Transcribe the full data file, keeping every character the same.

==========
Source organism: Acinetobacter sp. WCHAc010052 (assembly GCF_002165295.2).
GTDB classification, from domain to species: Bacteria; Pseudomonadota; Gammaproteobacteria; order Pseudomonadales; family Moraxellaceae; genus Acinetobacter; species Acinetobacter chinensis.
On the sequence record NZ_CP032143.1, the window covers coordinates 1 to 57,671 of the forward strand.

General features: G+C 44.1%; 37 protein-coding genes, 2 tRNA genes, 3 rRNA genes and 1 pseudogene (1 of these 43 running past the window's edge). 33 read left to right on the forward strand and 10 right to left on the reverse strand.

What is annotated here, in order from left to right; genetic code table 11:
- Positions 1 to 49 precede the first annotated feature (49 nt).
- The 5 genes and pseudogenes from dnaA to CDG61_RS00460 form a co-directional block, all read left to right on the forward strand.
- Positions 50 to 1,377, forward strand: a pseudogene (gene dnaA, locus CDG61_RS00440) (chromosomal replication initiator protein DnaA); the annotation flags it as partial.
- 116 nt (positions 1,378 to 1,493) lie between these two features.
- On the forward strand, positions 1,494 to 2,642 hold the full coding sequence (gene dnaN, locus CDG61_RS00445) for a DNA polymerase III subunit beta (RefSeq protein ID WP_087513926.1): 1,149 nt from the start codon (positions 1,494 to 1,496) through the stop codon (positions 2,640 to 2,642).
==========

Source organism: Acinetobacter sp. WCHAc010052 (assembly GCF_002165295.2).
GTDB classification, from domain to species: Bacteria; Pseudomonadota; Gammaproteobacteria; order Pseudomonadales; family Moraxellaceae; genus Acinetobacter; species Acinetobacter chinensis.
On the sequence record NZ_CP032143.1, the window covers coordinates 1 to 57,671 of the forward strand.

General features: G+C 44.1%; 37 protein-coding genes, 2 tRNA genes, 3 rRNA genes and 1 pseudogene (1 of these 43 running past the window's edge). 33 read left to right on the forward strand and 10 right to left on the reverse strand.

What is annotated here, in order from left to right; genetic code table 11:
- Positions 1 to 49 precede the first annotated feature (49 nt).
- The 5 genes and pseudogenes from dnaA to CDG61_RS00460 form a co-directional block, all read left to right on the forward strand.
- Positions 50 to 1,377, forward strand: a pseudogene (gene dnaA, locus CDG61_RS00440) (chromosomal replication initiator protein DnaA); the annotation flags it as partial.
- 116 nt (positions 1,378 to 1,493) lie between these two features.
- On the forward strand, positions 1,494 to 2,642 hold the full coding sequence (gene dnaN, locus CDG61_RS00445) for a DNA polymerase III subunit beta (RefSeq protein ID WP_087513926.1): 1,149 nt from the start codon (positions 1,494 to 1,496) through the stop codon (positions 2,640 to 2,642).